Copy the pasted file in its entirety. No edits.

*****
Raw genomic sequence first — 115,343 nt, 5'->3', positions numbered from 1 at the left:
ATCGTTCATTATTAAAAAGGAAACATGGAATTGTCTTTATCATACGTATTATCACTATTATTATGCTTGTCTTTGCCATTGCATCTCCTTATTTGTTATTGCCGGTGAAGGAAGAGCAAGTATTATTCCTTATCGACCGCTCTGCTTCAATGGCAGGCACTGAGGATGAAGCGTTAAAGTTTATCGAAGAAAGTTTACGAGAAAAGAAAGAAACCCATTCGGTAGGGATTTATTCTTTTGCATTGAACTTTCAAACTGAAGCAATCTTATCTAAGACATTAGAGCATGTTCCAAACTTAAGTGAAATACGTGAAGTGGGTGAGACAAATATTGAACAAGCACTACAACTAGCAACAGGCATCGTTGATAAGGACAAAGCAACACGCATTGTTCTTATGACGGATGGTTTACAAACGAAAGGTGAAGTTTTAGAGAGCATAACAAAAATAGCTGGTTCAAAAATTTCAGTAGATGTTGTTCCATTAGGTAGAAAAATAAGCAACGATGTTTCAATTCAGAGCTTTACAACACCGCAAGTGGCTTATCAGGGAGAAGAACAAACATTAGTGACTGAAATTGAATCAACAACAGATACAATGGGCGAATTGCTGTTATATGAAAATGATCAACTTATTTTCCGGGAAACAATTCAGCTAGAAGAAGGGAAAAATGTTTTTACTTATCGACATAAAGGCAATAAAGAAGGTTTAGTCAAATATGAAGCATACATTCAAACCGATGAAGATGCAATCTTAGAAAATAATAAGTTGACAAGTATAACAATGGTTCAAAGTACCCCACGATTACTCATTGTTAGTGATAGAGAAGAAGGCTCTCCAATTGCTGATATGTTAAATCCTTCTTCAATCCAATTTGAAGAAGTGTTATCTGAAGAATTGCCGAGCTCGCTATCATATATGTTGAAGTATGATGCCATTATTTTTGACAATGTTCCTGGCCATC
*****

Raw genomic sequence first — 115,343 nt, 5'->3', positions numbered from 1 at the left:
ATCGTTCATTATTAAAAAGGAAACATGGAATTGTCTTTATCATACGTATTATCACTATTATTATGCTTGTCTTTGCCATTGCATCTCCTTATTTGTTATTGCCGGTGAAGGAAGAGCAAGTATTATTCCTTATCGACCGCTCTGCTTCAATGGCAGGCACTGAGGATGAAGCGTTAAAGTTTATCGAAGAAAGTTTACGAGAAAAGAAAGAAACCCATTCGGTAGGGATTTATTCTTTTGCATTGAACTTTCAAACTGAAGCAATCTTATCTAAGACATTAGAGCATGTTCCAAACTTAAGTGAAATACGTGAAGTGGGTGAGACAAATATTGAACAAGCACTACAACTAGCAACAGGCATCGTTGATAAGGACAAAGCAACACGCATTGTTCTTATGACGGATGGTTTACAAACGAAAGGTGAAGTTTTAGAGAGCATAACAAAAATAGCTGGTTCAAAAATTTCAGTAGATGTTGTTCCATTAGGTAGAAAAATAAGCAACGATGTTTCAATTCAGAGCTTTACAACACCGCAAGTGGCTTATCAGGGAGAAGAACAAACATTAGTGACTGAAATTGAATCAACAACAGATACAATGGGCGAATTGCTGTTATATGAAAATGATCAACTTATTTTCCGGGAAACAATTCAGCTAGAAGAAGGGAAAAATGTTTTTACTTATCGACATAAAGGCAATAAAGAAGGTTTAGTCAAATATGAAGCATACATTCAAACCGATGAAGATGCAATCTTAGAAAATAATAAGTTGACAAGTATAACAATGGTTCAAAGTACCCCACGATTACTCATTGTTAGTGATAGAGAAGAAGGCTCTCCAATTGCTGATATGTTAAATCCTTCTTCAATCCAATTTGAAGAAGTGTTATCTGAAGAATTGCCGAGCTCGCTATCATATATGTTGAAGTATGATGCCATTATTTTTGACAATGTTCCTGGCCATC